Dispatches is Médecins Sans Frontières/Doctors Without Borders (MSF) Canada's official magazine. In it, we bring you stories and updates about MSF's lifesaving work, as seen through the eyes of our staff, our patients and our donors — and especially from the perspective of the many Canadians working on the ground with MSF around the world.

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Dispatches is published twice annually as a print and digital magazine, but new stories and articles from MSF Canada are continually added throughout the year online. Follow the links below to see our latest content.

Topic

February 10, 2017

Dr. Karthika Devarajan is an obstetrician at North York General Hospital in Toronto. She recently returned from Pakistan, where she helped run MSF's maternal health program in the country's north. "I cannot describe how powerful it was to know that each day really, truly meant something," she says. "I realized all over again what a gift my surgical training has been and I have a new appreciation for the immense freedom that has defined my own life."

January 12, 2017

Every year, hundreds of Canadians work overseas with Doctors Without Borders/Médecins Sans Frontières (MSF), delivering front-line medical care as part of MSF’s lifesaving emergency programs. We aim to introduce you to some of them, such as Trish Newport, a longtime project coordinator who recently returned from working with Syrian refugees in Lebanon.

January 06, 2017

Nurses and doctors with work experience in Canada’s north make ideal humanitarian aid workers, and are in high demand by the organization. “We see a definite positive relationship between the quality of the work done in the field and prior experience working in remote, northern communities.”

January 04, 2017

Dr. Bruce Lampard, who has worked overseas with MSF eight times since 2001, and his mother Diane McKenzie are longtime supporters, and both recently decided to leave gifts to MSF in their wills. “MSF has had such an impact on my life that the decision was pretty easy,” says Bruce.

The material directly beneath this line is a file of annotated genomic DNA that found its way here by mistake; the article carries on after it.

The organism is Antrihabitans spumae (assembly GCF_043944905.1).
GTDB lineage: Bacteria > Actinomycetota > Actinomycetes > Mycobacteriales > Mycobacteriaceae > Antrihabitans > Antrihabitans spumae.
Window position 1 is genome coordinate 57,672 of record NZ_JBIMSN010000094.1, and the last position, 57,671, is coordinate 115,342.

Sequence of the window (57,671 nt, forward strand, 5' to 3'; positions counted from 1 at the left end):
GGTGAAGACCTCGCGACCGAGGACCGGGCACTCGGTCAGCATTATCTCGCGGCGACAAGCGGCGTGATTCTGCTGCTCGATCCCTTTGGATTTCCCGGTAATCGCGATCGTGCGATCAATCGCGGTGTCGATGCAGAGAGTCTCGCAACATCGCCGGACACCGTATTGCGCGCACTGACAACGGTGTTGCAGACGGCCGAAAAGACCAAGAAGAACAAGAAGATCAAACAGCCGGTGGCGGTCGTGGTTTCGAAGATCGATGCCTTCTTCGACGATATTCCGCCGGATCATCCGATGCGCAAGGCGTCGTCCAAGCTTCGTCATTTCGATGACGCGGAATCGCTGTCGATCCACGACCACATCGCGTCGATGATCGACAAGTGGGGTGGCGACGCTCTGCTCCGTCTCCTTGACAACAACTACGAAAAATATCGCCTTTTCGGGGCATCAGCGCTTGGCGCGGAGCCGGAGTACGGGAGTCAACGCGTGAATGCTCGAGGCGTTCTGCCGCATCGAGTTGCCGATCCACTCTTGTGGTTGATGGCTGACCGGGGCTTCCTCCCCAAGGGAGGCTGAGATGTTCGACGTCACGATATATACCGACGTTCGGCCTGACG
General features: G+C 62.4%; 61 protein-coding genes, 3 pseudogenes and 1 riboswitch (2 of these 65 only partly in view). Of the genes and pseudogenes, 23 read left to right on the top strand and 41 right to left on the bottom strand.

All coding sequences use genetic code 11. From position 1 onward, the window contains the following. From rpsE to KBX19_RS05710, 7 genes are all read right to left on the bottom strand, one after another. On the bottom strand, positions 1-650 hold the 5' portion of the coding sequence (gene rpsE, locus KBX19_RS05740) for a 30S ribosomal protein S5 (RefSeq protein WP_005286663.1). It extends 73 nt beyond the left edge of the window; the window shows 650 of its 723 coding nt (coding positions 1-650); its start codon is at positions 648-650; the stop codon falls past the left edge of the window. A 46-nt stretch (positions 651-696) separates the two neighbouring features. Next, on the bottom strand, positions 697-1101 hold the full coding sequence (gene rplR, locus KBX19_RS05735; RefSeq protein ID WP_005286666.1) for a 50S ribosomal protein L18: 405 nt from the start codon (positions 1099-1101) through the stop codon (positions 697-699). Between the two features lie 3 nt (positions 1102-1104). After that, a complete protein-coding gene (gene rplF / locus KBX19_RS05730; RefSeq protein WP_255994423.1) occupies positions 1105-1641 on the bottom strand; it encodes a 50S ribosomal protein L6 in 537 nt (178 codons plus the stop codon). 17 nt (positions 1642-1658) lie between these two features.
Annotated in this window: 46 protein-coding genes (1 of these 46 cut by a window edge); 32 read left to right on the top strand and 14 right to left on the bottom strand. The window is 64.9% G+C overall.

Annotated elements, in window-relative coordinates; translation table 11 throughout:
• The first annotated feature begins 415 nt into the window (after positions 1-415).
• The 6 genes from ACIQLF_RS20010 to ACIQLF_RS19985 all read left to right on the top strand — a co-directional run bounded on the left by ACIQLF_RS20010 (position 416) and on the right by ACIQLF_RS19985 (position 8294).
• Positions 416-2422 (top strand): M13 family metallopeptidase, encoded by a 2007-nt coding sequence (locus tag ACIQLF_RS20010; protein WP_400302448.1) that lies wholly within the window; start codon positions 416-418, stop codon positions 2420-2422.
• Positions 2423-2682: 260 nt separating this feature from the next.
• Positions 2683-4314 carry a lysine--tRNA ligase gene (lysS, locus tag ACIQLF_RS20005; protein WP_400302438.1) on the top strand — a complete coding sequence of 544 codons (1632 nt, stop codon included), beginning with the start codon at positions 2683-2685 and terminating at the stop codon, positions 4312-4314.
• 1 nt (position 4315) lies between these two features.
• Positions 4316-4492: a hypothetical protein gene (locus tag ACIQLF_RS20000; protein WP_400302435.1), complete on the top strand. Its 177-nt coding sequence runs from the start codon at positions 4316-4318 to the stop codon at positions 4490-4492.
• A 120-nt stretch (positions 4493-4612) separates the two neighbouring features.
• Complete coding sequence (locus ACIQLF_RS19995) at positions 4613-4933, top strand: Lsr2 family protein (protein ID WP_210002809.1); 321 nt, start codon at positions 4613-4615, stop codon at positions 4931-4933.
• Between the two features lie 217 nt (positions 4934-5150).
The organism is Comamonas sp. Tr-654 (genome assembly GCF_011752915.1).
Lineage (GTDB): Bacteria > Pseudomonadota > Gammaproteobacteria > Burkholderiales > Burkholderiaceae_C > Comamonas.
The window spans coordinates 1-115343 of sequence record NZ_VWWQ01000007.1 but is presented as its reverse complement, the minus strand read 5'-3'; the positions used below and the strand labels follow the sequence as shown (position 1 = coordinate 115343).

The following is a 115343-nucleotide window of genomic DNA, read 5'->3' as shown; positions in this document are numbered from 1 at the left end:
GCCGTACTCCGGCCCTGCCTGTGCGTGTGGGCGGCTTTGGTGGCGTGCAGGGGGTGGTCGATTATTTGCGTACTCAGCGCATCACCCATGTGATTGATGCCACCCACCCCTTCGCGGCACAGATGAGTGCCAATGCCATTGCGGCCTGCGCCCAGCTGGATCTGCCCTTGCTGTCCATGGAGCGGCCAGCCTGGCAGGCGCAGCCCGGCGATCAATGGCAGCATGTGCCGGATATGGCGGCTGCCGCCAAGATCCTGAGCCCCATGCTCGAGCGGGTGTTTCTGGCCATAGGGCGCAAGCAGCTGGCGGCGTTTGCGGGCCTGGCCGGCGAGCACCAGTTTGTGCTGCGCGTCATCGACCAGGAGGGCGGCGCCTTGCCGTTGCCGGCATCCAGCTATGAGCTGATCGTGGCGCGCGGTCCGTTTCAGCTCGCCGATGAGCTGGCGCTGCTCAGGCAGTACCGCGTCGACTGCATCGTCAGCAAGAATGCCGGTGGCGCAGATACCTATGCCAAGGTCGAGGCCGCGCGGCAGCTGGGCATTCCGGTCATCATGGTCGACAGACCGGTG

December 19, 2016

Every December, we take the opportunity to not only look back on the past 12 months, but to find reasons for hope heading into the new year. It’s by no means an easy task, especially when focusing on Doctors Without Borders/Médecins Sans Frontières (MSF)’s work on the front lines of humanitarian crises around the globe — which by its very nature can often highlight seemingly unending conflicts and growing needs.

December 09, 2016

Doctors Without Borders/Médecins Sans Frontières (MSF) supporters around the world were thrilled recently when pharmaceutical giant Pfizer announced that it was reducing the price of its pneumonia vaccine to US$3.10 per dose for humanitarian organizations working in emergency settings. A group of Canadian grandmothers played an active role in supporting the successful campaign, which will help protect the lives of millions of vulnerable children around the world.

November 21, 2016

In northeastern Nigeria, a humanitarian emergency is reaching catastrophic levels, and Doctors Without Borders/Médecins Sans Frontières (MSF) has called for a massive international relief effort to take place immediately. The desperate living conditions in Borno State show the devastating impact of the ongoing conflict between Boko Haram and the Nigerian military. In several locations, people have sought refuge in towns or camps controlled by the military, and are entirely reliant on outside aid that does not reach them.

November 21, 2016

I arrived in Bokoro, Chad, three months ago. It’s my first posting with [Doctors Without Borders/Médecins Sans Frontières] MSF, and I was so excited to finally get here. I have always wanted to work for MSF. This is my small contribution to make the world a better place. I knew Chad was going to be dry and hot and that there are very high levels of malnutrition here.

November 21, 2016

Zara Abba is in Bokoro from the capital of Chad, N’djamena. She has been at MSF’s intensive care unit in Bokoro town for four days, caring for her granddaughter, Katalma Moussa, who is two years old. Zara Abba was visiting Bokoro to pay her respects to a family member who'd died when her granddaughter fell ill.

“She hadn’t put much weight on for a while and then she started to get diarrhea and her health got even worse. I had been taking her out for walks and to play with the other children, but since she started getting diarrhea, she didn’t have any energy and I couldn’t do that anymore. She was always hungry and crying and it was like the milk we were giving her wasn’t enough. I looked after her for seven days at home but after that knew I had to get her to a clinic.”

November 21, 2016

This year, in villages across the Bokoro region, in partnership with the Ministry of Health (MoH), MSF is running 15 mobile outpatient clinics for malnourished children aged between six months and five years old. In Bokoro town, MSF has an Inpatient Therapeutic Feeding Centre in an MoH Hospital, with an intensive care unit where the sickest children are referred. For the first time, MSF is also working in the area ahead of time in order to identify and try to prevent children at risk of malnutrition from falling ill.

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